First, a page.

While thir hearts were jocund and sublime,
Drunk with Idolatry, drunk with Wine,
And fat regorg’d of Bulls and Goats,
Chaunting thir Idol…
Among them he a spirit of phrenzy sent,
Who hurt thir minds,
And urg’d them on with mad desire
To call in hast for thir destroyer;
This sunny, profane satire centers on the 60th birthday party of a ruthless yet sporadically charming fashion industry billionaire, Sir Richard “Greedy” MacCreadie (Steve Coogan). David Mitchell plays Nick Morris, a shy, self-effacing but ultimately contemptible writer hired to act as Greedy’s hagiographer. The build-up is promising, layering flashbacks to Greedy’s rise into the oligarchy with Morris’s information gathering and the preparations for the party, an elaborate affair set against Greece’s pristine shores.
Greedy’s staff struggles to pull it off, particularly with regard to the decidedly unscenic presence of Syrian refugees camped out nearby. The fact that all of Greece’s beaches are public makes it ultimately impossible to legally eject them. This is but one obstacle among others, including a nauseated lion, EU labor regulations, and the reluctance of certain coveted celebrities to attend the celebration.
Without giving too much away, at the story’s climax writer/director Michael Winterbottom satisfies one of the audience’s vengeful desires only to pull his punches, denying us the knockout blow. This lackluster denouement has as much to do with the limits of realism in representing the enormity of global capitalism as it does with the film’s liberal politics, which are capable of condemning injustice while ultimately doing nothing about it. In this sense Nick Morris is Winterbottom, clearly aware of the savagery of the people and economic forces he describes yet lacking the wherewithal to intervene decisively against them.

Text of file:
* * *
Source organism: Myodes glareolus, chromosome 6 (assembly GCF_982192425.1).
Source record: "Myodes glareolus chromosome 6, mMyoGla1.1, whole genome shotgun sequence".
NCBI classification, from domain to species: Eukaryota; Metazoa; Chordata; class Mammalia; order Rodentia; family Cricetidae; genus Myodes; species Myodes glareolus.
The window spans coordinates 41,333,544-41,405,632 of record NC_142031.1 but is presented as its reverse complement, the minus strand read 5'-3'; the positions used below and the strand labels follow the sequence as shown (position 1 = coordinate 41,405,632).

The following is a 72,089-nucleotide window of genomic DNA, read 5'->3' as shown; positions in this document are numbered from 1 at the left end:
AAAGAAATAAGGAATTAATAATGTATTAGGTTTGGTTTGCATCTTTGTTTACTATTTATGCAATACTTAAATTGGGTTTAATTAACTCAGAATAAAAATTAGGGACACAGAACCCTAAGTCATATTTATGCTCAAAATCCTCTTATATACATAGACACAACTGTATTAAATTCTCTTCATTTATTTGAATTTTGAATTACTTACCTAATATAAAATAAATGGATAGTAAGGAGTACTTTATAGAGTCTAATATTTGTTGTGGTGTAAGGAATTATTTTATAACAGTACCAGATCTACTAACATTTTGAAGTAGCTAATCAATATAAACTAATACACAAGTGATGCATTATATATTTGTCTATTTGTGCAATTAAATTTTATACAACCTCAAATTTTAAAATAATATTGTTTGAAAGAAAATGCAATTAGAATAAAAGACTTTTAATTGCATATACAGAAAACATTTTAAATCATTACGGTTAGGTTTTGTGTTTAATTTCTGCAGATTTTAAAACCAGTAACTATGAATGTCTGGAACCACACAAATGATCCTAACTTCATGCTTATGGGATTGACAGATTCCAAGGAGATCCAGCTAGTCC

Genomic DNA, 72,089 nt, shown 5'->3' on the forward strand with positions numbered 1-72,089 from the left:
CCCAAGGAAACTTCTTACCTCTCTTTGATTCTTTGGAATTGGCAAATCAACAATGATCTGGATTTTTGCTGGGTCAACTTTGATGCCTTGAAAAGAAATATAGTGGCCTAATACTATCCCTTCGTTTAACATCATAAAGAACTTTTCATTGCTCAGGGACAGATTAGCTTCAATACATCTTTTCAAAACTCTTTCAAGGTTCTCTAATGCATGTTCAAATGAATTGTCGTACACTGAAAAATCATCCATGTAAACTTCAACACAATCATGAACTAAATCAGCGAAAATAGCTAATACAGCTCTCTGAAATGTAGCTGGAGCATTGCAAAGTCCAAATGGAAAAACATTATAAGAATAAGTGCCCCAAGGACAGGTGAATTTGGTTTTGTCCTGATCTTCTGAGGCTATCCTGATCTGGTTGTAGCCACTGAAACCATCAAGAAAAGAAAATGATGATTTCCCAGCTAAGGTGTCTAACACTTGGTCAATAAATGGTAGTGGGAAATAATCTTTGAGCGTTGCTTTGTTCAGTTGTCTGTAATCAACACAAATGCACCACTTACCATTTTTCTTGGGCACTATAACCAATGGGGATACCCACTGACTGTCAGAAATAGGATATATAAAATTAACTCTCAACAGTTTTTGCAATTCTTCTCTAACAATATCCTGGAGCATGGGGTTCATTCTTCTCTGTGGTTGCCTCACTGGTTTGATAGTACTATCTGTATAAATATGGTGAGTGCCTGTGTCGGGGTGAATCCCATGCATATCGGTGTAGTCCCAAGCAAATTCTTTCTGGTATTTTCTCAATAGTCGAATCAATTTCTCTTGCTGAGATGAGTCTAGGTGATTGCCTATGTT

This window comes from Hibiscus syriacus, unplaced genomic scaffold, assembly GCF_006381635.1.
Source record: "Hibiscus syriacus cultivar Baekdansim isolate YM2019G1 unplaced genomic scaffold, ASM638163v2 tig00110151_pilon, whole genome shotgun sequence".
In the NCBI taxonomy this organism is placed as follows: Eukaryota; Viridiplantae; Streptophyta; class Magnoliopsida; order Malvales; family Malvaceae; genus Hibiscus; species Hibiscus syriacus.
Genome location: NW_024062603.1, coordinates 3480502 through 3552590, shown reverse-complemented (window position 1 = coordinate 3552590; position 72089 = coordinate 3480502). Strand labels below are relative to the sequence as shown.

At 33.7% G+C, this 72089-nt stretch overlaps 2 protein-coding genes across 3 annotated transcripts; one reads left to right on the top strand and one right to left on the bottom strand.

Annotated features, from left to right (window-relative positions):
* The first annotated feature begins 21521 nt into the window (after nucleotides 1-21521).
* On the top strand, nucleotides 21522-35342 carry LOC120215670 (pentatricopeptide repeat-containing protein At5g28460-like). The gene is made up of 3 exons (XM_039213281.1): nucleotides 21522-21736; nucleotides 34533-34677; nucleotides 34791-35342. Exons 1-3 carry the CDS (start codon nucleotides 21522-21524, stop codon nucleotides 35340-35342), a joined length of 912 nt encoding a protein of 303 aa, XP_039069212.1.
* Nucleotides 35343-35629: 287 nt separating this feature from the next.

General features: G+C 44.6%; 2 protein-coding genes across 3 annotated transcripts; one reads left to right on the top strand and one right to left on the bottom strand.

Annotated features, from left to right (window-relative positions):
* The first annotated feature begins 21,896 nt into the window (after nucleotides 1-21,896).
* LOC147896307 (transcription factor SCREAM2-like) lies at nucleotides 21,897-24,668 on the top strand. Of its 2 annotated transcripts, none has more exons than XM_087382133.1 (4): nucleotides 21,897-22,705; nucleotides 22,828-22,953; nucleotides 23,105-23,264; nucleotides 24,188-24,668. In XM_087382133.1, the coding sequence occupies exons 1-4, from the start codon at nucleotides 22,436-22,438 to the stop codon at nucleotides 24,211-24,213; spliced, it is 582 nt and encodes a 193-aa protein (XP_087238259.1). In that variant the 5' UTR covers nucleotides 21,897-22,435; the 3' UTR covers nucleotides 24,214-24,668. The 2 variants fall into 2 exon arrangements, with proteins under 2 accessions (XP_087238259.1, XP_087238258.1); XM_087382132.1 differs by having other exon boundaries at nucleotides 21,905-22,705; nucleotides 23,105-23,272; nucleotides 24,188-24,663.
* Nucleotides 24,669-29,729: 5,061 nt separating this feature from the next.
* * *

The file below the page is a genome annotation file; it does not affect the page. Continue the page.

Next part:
A story of underclass vengeance against the system that fattens the .001% at the expense of the health and dignity of workers would necessitate a leap into the surreal, some means of representation that could give commensurable form to the incommensurable totality of the Free Market. Even so, Greed is funny and dark, and definitely worth watching.
Far from a question of liberal politics, today’s cultural liberalism is identified far more by a moral framework of consumer choices, consumption habits, personal behaviors, and an obsession with displays of multicultural tolerance and surface-level diversity than any of its overtly political positions, which in reality are a largely settled matter. In fact, pretending those liberal political positions haven’t been settled and are instead under some sort of constant threat tends to be another primary feature of today’s hegemonic cultural liberalism.